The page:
What the FSC wants are not exotic subprime loans to people who can’t afford them.  It’s more traditional fixed rate loans with lower monthly payments to help people get back on their feet and live with the debt they have rather than default on it because of the higher payments of their older loans.  Thus, the structure of these debt instruments should only have a passing similarity to CDS’s, but not the same (or even similar) danger.

    This is explained in another paragraph you forgot to mention from the article:

    Instead of being able to make risky subprime loans and pass them on to investors like the U.S. mortgage industry did, therefore, Korean banks selling covered bonds would in theory have to make sure their borrowers remained healthy.

    I love the vast majority of your posts, but I can’t say I’m a huge fan of your economics related posts.

  • Sperwer

    I think that Korea’s home mortgage loan situation is worse than most analysts are willing to admit, and I’m less sanguine about the prospects for a meaningful fix, but this os good work WangKon, correcting Elgin’s typical hysteria.

  • Adams-awry

    I have to agree with Wangkon, I find some of your posts a little hysterical.

  • Jinu4ever

    GS is running away from the Korean market. They probably aren’t game enough to screw over with Koreans. Korean market is safe

  • R. elgin

    That’s alright though because I rely upon you to come behind me and point out any details that need emphasis or correction.  I, like Sperwer, feel this whole thing is far worse than what is in media, however and I really do not trust politicians or “analysts” very much.  Especially after what we have seen in America, I do not trust them.

    Korean banks selling covered bonds would in theory have to make sure their borrowers remained healthy.

    ummmmm . . .

    As a side-note, I had an interesting, short conversation with a minor government official, who shall remain anonymous and he – for the first time ever – was calling me about doing business.  Instead of me petitioning him for business, it was the other way around.  Very odd it was and a more true sign of just how bad the economy has become.

  • feld_dog

    I find it weird that prices still seem to be sky-high despite the stagnant market.  Has anybody noticed housing prices starting to come down, anywhere in Korea?  Just anecdotally, I know people who have made reasonable offers on units less than the asking price, even if the apartment complex is at a miniscule occupancy rate, and the individual unit has been on the market for a long time–only to have the offer rejected.  Owners seem to want to sit on empty units rather than lower prices.

  • RElgin

    Also, Wangkon, just how many SMEs do you think are borrowed out to the max, with a mortgage loan somewhere in the mix?

  • ZenKimchi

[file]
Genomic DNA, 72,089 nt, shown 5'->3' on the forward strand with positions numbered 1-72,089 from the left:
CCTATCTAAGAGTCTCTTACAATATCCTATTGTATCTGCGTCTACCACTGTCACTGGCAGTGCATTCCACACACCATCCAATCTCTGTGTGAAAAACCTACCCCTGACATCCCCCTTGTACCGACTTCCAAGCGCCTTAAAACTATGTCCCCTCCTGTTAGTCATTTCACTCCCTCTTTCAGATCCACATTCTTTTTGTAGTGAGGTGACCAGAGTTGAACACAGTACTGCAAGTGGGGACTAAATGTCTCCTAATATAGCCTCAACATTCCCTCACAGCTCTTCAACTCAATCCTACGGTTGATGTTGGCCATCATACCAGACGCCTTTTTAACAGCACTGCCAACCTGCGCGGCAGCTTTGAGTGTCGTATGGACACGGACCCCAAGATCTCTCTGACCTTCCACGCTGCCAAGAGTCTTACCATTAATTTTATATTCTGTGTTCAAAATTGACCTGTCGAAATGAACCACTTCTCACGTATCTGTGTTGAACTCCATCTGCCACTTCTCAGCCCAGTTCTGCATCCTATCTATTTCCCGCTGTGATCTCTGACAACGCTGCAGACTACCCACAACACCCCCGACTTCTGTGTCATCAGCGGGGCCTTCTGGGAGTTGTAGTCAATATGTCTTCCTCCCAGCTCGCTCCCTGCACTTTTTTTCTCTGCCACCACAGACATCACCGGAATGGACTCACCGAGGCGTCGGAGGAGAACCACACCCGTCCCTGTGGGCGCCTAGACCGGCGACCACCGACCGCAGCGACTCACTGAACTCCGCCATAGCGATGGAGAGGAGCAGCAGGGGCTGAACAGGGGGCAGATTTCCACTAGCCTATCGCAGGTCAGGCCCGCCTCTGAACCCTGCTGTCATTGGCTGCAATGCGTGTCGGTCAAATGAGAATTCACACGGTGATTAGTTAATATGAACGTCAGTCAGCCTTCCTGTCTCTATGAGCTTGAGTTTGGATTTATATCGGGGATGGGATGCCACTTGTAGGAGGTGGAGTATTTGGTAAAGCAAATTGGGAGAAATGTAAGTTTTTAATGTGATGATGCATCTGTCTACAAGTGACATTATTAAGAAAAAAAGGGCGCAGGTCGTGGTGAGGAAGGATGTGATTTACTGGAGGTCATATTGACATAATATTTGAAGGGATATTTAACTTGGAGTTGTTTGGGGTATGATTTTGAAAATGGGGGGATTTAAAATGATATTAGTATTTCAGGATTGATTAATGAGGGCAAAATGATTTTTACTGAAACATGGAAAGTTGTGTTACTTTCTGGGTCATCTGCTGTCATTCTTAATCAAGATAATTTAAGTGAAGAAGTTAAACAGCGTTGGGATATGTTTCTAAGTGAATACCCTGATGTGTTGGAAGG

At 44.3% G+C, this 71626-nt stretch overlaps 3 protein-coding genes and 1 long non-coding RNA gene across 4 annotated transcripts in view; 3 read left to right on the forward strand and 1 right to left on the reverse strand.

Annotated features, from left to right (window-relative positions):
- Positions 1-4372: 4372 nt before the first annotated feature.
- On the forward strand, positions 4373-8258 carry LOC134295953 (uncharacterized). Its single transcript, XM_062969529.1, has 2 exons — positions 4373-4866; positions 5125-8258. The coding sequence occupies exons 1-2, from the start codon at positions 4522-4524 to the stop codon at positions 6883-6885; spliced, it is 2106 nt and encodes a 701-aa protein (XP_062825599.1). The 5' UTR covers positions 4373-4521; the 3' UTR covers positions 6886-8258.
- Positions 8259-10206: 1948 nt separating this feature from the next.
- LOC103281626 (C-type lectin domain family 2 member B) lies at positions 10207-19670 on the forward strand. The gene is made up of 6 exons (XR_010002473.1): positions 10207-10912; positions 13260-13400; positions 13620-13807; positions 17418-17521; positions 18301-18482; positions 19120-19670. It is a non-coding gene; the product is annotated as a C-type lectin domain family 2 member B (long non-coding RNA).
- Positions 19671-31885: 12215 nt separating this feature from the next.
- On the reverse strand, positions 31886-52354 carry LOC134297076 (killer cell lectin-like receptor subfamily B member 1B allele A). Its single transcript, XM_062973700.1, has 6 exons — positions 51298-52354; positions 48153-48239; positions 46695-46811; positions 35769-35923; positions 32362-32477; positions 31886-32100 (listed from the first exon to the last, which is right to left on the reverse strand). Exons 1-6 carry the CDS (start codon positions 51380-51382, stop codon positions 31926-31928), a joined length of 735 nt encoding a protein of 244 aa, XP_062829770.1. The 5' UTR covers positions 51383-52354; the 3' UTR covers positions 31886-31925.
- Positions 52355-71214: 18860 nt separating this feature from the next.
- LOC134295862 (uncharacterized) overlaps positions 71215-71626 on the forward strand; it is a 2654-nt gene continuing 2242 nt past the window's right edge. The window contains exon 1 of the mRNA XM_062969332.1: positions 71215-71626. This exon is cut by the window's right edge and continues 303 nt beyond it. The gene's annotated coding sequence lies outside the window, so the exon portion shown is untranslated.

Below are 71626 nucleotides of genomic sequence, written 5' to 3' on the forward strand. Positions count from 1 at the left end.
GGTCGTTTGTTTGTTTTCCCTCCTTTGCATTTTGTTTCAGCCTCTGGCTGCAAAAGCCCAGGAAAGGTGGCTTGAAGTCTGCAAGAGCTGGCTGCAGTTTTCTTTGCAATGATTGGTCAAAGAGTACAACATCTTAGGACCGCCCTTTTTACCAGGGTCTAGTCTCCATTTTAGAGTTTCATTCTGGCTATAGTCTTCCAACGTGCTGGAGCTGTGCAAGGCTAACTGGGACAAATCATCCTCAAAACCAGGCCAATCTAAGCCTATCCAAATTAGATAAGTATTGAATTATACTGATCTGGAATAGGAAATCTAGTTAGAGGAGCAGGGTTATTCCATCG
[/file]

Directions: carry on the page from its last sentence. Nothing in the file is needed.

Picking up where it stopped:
And then there are those of us who are living within our means waiting for the apartment prices to get affordable if some of these jokers would just go ahead and default and live with their greedy mistakes.

  • SomeguyinKorea

    Something you aren’t considering: mortgage rates are already high (and very much fixed) in South Korea. Most banks offer a rate of 7%. You’d have to be very well connected to get a rate of less than 6%.

  • Brendon Carr

    Elgin’s final link reports the first great achievement of the Consumer Financial Protection Bureau: A new rule requiring banks to adopt income- and repayment ability-based prudential lending standards, as if the banks abandoned such standards of their own volition rather than having been forced to do so by the Community Reinvestment Act.

  • feld_dog

    Oh please.  While I do not doubt that the Community Reinvestment Act played some small part in the overall lending orgy, the sheer amount of money that EVERYONE in finance, insurance, and real-estate was making shoveling shit loans made the whole monster too difficult to tame.  It was classic bubble mentality.  The banks DID voluntarily abandon due diligence–along with the investment houses, rating agencies, Federal Reserve, and yes, home buyers.  

  • RElgin

    I think this is because so many have invested in apartments and they do not want to take a loss, however, no one has money now, so the market is stagnant, thus they are stuck and the banks have more mortgage defaults. Because of this, I wonder if the banks can really guarantee that “their borrowers remain healthy”.  I hope that they can.

  • SomeguyinKorea

     Stagnant?  Depends where.  I’ve made 15% on one of my investments in the last month and a half and 25% on another over the last 12 months.

  • weiguk

     Is it rather strange that despite an over supply.. and no one buying that the prices are still so high. I think it’s mostly a seoul thing as it seems the prices in other cities and areas are much more reasonable .